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Silver Labradors: A Beautiful and Controversial Breed

There are three different colors of Labrador recognized by the Kennel Club in the UK and North America: Yellow, Black and Chocolate. Within Yellow Labs there is also a wide range of ‘acceptable’ shades, from palest cream to rich dark red. Until recently there has been no such variety of shades in Black or Chocolate Labradors, apart from a very small variation in how dark or rich a shade the chocolate dogs may have.

When Did Silver Labradors Appear?
While the very first Labradors were predominantly Black, Yellow and Chocolate Labradors have been recorded since the late 1800s. They were initially probably largely culled as unacceptable. But over time people’s views changed and first Yellows, and later Chocolates, became popular too. Silver Labradors however, first appeared in the USA in the 1950s.

What Causes the Silver Coat?
Labrador coat color is controlled by a set of genes. Weimaraners all have two of the ‘silver’ genes. And the appearance of the silver gene in Labradors is what has enabled Silver Labs to appear on the scene. The question is how did the dilution gene get into the Labrador breed? There are two ways for a new gene to appear in a closed register of pedigree dogs: spontaneous genetic mutation and outcrossing.

Many people believe that the spontaneous appearance of the “silver” gene, found in Weimaraners, is unlikely. However, it is interesting to note that Silver Labradors can be traced back to two breeders in 1922. Those in favor of the Weimaraner outcross theory often claim Silvers have a “houndy” look about them. But this is true of many field-bred Labradors.

Not Pedigree?
Some opponents of the Silver Lab will claim that Silver colored Labradors cannot be registered as pedigree dogs, but this is not the case. The American Kennel Club does accept these puppies. However they are registered as Chocolate, not Silver. Many breeders of Labradors strongly object to the production of Silver puppies for a number of reasons: they feel that it threatens the purity of the breed; they are concerned about inbreeding; they object to false claims of ‘rare’ and ‘unique;’ they feel Silver breeders are dishonest about the origins of the Silver Labrador; they feel that Silver Labs are overpriced.

The Purity of the Breed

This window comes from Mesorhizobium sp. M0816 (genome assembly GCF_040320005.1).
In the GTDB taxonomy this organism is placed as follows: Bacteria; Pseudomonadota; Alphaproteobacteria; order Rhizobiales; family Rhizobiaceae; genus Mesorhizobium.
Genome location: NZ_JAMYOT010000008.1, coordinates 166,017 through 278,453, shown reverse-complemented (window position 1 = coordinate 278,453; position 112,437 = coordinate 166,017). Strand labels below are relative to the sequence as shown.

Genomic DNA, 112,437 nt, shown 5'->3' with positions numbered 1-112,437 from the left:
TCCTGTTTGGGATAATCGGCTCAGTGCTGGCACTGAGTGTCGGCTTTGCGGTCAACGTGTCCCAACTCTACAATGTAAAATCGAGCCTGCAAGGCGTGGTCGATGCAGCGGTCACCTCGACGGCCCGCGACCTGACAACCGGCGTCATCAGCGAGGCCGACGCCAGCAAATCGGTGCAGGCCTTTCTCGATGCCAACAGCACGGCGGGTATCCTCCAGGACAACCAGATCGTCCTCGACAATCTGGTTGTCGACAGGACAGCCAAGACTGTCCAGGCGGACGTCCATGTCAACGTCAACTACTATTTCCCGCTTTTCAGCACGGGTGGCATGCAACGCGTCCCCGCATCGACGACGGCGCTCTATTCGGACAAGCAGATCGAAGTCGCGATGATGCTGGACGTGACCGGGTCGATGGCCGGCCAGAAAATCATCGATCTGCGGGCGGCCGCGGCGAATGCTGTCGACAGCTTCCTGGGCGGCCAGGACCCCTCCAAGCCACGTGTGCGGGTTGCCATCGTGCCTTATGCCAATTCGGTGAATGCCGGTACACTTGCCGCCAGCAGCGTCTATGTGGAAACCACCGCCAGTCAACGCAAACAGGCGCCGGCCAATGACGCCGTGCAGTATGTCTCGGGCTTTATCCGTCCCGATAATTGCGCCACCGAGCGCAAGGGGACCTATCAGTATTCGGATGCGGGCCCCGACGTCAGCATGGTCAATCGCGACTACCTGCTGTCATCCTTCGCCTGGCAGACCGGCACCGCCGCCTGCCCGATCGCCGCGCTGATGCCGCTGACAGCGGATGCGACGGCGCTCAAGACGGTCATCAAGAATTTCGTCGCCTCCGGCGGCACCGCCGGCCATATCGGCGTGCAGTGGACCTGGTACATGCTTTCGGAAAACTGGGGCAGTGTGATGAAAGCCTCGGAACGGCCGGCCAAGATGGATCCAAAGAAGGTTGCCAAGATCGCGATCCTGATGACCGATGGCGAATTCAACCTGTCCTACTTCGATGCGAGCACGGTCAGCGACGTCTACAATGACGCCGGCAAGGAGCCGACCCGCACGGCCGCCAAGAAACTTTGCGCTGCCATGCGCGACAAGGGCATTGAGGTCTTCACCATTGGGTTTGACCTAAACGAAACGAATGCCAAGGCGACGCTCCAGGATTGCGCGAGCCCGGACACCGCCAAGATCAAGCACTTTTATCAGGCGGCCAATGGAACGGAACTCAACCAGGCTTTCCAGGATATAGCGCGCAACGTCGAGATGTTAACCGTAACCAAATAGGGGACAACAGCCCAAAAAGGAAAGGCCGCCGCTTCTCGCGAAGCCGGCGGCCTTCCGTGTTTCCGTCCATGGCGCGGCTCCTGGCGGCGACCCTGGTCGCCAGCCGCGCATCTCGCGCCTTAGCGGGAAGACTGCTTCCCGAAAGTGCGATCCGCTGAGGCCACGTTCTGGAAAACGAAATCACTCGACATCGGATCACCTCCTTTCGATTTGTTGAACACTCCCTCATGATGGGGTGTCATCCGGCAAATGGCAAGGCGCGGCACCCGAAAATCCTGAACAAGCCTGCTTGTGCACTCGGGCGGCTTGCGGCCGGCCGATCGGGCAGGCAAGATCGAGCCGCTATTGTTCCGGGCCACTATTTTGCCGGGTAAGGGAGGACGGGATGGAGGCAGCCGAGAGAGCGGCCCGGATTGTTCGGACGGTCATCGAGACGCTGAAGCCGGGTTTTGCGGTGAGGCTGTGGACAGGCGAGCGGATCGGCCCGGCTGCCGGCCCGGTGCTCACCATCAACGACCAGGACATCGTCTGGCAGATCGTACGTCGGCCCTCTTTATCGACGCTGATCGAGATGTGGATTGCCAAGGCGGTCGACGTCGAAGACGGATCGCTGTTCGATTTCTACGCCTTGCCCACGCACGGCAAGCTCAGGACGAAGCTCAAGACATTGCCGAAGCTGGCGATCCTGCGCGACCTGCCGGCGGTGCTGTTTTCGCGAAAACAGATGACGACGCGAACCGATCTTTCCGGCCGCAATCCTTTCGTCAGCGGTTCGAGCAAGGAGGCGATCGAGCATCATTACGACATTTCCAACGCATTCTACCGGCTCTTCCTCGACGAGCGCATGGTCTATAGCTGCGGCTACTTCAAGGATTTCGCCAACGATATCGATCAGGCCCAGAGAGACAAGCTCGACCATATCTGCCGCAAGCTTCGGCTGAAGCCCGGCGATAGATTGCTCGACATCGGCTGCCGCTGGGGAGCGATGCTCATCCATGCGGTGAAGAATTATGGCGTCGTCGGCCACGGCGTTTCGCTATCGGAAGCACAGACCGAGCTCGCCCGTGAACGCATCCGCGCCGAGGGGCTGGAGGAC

Some might say that pedigree Labrador breeders are worried about the competition, but I suspect this is not often the case. Most pedigree breeders are however, very committed to the concept of closed registry breeding and are angry that what they believe is most likely to be an outcross, has been sneaked into the breed dishonestly. As most breeders are in favor of a permanently closed register, they object strongly to what they see as tampering with tradition and the contamination of the Labrador genetic pool.

With so many concerns being raised over the last few years about closed registry breeding this is a contentious subject with strong opinions on both sides. Perhaps of more concern to the average pet owner, are issues of inbreeding in Silver Labradors. In order to establish their Silver lines, breeders will have had to breed quite closely. It would seem likely therefore that the Silver Labrador gene pool is very small. Accusations of inbreeding in Silver Labs may be well founded, and of course inbreeding increases the risk of health problems arising or becoming exacerbated.

Breeders also object to what they consider are very high prices charged by breeders of Silvers, and to what they believe are untrue claims that Silver Labs are rare and unique animals. At the moment the claims to rarity are somewhat true. In the UK at least, there are very few Silver Labradors available compared with the three standard colors. Objections to so-called overpricing are common in dog breeding and not confined to the Silver Lab.

Should You Buy One?
With the jury still out on the origins of the Silver Labrador and concerns about inbreeding, you might want to exercise caution over buying a Silver Labrador puppy. Finding a reputable breeder in the UK that produces pedigreed Silver Labrador puppies from fully health-tested parents will not be an easy task. This is because most good breeders want nothing to do with what they consider to be the dishonest promotion of an animal that has its origins in an outcross.

Remember that a Silver Labrador will be registered as Chocolate. And you will probably pay a high price for your puppy. Check the pedigree and health certificates very carefully and proceed with caution.

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